Some also question the motivation of gamifiers, but I wonder how many sceptics have actually met the men and women working toward a more gamified world. In common law, two elements are required to prove a crime -- actus reus (the act) and mens rea (the intent). Though no one suggests a crime in this debate around gamification, this is a useful standard to use. The facts are that the majority of gamification implementations so far (actus) have been successful. And as I know most of the people involved in these projects (many of which will be speaking at GSummit this September) I can also tell you that the intent is positive and affirming. The argument against the motivation of designers building gamified platforms has very little basis in fact.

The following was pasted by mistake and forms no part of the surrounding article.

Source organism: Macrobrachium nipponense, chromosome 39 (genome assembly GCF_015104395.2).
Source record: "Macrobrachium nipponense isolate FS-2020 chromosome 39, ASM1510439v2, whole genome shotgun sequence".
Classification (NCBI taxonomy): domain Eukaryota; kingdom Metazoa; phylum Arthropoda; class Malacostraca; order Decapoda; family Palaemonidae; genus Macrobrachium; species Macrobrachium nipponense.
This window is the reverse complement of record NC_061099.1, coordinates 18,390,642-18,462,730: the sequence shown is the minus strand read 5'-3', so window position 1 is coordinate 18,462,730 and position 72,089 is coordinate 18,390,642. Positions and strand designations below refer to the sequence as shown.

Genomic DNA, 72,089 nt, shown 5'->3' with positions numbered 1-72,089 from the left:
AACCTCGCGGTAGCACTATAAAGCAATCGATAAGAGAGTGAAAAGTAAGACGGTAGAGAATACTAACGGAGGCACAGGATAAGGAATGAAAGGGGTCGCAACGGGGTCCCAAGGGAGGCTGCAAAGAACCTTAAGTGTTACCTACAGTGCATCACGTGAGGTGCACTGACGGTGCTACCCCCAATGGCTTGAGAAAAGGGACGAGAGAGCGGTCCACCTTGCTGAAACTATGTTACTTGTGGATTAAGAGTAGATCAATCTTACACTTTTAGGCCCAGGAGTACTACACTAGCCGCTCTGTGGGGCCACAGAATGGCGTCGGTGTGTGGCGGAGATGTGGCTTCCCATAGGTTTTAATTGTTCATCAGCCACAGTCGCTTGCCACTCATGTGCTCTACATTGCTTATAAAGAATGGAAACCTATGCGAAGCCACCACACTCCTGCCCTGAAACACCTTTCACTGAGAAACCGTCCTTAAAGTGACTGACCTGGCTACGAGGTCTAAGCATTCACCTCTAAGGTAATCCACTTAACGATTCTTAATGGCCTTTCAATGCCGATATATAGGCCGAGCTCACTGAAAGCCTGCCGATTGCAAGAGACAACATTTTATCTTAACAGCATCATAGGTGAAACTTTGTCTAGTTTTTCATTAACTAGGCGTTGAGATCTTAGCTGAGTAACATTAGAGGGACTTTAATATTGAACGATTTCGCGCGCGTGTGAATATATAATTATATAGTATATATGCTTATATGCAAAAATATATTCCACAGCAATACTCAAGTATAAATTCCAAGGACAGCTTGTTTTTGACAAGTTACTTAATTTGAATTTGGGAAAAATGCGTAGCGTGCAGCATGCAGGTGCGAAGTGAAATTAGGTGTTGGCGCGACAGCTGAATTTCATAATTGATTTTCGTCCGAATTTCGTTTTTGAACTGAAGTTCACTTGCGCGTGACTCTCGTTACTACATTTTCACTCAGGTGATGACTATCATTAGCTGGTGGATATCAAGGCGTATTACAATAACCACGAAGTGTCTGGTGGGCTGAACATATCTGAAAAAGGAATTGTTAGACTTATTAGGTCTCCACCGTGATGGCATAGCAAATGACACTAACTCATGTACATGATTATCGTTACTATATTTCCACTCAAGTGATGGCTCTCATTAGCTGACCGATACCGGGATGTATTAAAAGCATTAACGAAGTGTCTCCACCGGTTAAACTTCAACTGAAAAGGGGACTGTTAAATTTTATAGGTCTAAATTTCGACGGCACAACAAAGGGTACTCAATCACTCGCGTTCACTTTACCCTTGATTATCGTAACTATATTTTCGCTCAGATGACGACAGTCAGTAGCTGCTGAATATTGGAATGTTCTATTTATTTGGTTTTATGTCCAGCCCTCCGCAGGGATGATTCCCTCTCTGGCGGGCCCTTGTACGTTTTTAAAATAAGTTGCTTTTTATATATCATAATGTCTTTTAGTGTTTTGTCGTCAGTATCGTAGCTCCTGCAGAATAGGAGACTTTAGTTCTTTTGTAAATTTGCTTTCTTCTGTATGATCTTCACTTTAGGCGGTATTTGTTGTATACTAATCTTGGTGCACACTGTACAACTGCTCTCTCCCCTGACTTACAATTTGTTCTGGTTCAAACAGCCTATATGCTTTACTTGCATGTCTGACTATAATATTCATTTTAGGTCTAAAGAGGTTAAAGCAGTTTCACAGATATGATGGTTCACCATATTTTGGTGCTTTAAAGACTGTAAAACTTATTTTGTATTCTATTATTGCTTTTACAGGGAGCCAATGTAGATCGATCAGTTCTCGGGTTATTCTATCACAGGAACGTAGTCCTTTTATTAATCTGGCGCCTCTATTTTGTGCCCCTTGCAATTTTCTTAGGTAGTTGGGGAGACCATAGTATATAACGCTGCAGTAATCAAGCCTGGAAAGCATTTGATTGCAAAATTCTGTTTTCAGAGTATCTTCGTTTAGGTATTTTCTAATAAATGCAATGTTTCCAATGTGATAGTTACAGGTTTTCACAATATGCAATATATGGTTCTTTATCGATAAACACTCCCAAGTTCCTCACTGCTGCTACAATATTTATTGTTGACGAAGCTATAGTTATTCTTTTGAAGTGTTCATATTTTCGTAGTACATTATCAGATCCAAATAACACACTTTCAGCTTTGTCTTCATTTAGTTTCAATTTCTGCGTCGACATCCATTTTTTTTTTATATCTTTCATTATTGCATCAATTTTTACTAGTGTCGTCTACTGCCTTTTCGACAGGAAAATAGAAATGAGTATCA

In his latest guest editorial on this site, Ian Bogost writes that the "-ification" of gamification denotes that the process is easy and repeatable to a fault. But what exactly is bad about a process, scalability, and repeatability? No matter what the art form, there must always be both a process and creativity. One must dip the brush in paint and put it on the canvas, letting it dry. How you choose to move it, what colours to use, and what the subject matter may be is up to you, but both process and creativity are required. This in no way diminishes the art form.

Similarly, no one person, group, or philosophy owns the definition of a video game, nor does one perspective get to say how the mechanics behind games can or cannot be used. Gamification is an industry in infancy, one that can and will create jobs and livelihoods for many people.